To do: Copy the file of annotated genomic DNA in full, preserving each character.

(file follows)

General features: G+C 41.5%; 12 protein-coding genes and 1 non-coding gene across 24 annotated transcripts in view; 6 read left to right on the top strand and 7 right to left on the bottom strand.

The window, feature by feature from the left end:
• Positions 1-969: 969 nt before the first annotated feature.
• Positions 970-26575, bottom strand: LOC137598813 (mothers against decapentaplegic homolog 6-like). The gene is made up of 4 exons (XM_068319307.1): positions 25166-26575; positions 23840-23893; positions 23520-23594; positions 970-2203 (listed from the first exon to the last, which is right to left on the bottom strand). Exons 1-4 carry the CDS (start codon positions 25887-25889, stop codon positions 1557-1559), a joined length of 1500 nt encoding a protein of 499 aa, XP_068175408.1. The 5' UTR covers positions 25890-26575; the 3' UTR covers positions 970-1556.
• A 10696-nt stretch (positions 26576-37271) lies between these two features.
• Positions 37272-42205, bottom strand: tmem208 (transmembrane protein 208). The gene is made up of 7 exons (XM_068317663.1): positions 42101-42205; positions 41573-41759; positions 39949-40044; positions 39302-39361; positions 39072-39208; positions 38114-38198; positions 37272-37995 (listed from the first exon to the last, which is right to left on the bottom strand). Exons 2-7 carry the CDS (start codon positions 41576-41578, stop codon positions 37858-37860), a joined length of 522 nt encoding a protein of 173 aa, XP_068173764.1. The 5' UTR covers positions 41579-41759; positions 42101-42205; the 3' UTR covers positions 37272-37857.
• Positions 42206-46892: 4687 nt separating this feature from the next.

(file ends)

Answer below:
General features: G+C 41.5%; 12 protein-coding genes and 1 non-coding gene across 24 annotated transcripts in view; 6 read left to right on the top strand and 7 right to left on the bottom strand.

The window, feature by feature from the left end:
• Positions 1-969: 969 nt before the first annotated feature.
• Positions 970-26575, bottom strand: LOC137598813 (mothers against decapentaplegic homolog 6-like). The gene is made up of 4 exons (XM_068319307.1): positions 25166-26575; positions 23840-23893; positions 23520-23594; positions 970-2203 (listed from the first exon to the last, which is right to left on the bottom strand). Exons 1-4 carry the CDS (start codon positions 25887-25889, stop codon positions 1557-1559), a joined length of 1500 nt encoding a protein of 499 aa, XP_068175408.1. The 5' UTR covers positions 25890-26575; the 3' UTR covers positions 970-1556.
• A 10696-nt stretch (positions 26576-37271) lies between these two features.
• Positions 37272-42205, bottom strand: tmem208 (transmembrane protein 208). The gene is made up of 7 exons (XM_068317663.1): positions 42101-42205; positions 41573-41759; positions 39949-40044; positions 39302-39361; positions 39072-39208; positions 38114-38198; positions 37272-37995 (listed from the first exon to the last, which is right to left on the bottom strand). Exons 2-7 carry the CDS (start codon positions 41576-41578, stop codon positions 37858-37860), a joined length of 522 nt encoding a protein of 173 aa, XP_068173764.1. The 5' UTR covers positions 41579-41759; positions 42101-42205; the 3' UTR covers positions 37272-37857.
• Positions 42206-46892: 4687 nt separating this feature from the next.